Go to National Library of New Zealand Te Puna Mātauranga o Aotearoa
Volume 38, 1905
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Veins from the Skin.

If fig. 1 be compared with Ecker's* it will be seen that the veins coming from the skin differ widely in the two frogs. According to Ecker, with the exception of three pairs of parietal veins near the posterior end of the abdomen, all the blood from the skin is returned through the large cutaneous veins.

Now, in Hyla aurea there are four centres from which the blood from the skin is returned, and this is done by four distinct pairs of veins—namely, the external jugulars, the cutaneous, the parietals, and the pelvico-cutaneous—the first three being especially noticeable.

1. The external jugular veins (e.j.) are a pair of very large and often much-twisted vessels running across the body from the angles of the jaws towards the median line just above the pectoral girdle and then disappearing through the body-wall. Some of their branches—namely, the mandibular and several other large veins—bring in the blood from the skin around the head and shoulders.

[Footnote] * Ecker's “Anatomy of the Frog,” Eng. trans., p. 244, fig. 161.

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2. The cutaneous veins (c.) are a pair of medium-sized vessels bringing blood from the skin for a short distance posterior to the arms. Each vein is composed of a number of small branches, which arise from the skin; they unite and form the large vessel which, after running for a short distance across the ventral body-wall, disappears just below the pectoral girdle.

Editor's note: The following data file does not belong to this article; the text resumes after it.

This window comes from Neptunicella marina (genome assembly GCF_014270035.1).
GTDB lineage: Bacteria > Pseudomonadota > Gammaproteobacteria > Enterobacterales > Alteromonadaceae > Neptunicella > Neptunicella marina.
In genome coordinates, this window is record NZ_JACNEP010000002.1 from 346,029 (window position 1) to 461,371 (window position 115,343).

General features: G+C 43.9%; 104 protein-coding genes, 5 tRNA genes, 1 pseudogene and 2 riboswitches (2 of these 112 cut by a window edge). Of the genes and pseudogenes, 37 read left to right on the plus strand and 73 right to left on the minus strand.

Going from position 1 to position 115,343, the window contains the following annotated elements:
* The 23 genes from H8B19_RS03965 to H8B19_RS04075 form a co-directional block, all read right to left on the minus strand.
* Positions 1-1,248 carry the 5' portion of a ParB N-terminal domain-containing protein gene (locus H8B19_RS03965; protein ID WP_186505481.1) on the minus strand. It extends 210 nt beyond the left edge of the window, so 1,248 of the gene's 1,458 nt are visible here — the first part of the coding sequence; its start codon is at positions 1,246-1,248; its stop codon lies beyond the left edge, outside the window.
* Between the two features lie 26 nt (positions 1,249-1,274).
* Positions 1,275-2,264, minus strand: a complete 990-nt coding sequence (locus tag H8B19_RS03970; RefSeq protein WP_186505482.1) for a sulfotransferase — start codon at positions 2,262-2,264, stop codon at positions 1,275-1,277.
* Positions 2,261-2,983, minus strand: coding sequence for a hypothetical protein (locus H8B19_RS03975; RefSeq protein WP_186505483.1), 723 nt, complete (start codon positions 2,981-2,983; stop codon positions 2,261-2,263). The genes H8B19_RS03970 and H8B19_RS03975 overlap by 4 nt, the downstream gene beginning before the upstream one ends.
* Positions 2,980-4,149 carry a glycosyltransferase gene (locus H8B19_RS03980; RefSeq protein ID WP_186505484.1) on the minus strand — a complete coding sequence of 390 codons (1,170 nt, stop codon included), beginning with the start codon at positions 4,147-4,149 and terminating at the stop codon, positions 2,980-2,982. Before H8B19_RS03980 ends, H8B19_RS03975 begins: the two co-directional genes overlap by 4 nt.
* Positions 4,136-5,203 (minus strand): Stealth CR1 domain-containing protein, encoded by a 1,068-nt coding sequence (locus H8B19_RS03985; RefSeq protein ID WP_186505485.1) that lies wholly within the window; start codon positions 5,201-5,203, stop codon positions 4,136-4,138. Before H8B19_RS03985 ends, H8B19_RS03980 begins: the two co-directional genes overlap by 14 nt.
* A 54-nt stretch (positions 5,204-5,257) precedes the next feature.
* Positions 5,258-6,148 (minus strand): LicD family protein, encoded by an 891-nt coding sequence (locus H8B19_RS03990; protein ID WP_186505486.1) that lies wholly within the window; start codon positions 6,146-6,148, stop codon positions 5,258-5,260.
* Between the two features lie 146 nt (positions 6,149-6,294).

3. The parietal veins (p.) are a pair of veins often as large as the cutaneous, and they bring blood from the skin about half-way down the abdomen. They, like the cutaneous veins, are much branched, and the main trunk runs across the ventral body-wall and soon disappears into the body-cavity. Their course as they run to meet the anterior abdominal vein can often be traced through the body-wall.

4. The pelvico-cutaneous veins (p.c.) are a pair of veins bringing blood in from the skin around the pelvic girdle. Each vein is composed of several branches, and these uniting run through the body-wall near the junction of the legs to the trunk. If the body-wall be opened it will be seen that they connect with the renal portal veins just after the bifurcation of the femoral veins. Near the mid-ventral line and just anterior to the pelvic girdle there are often one or two very small, short veins running out to the skin.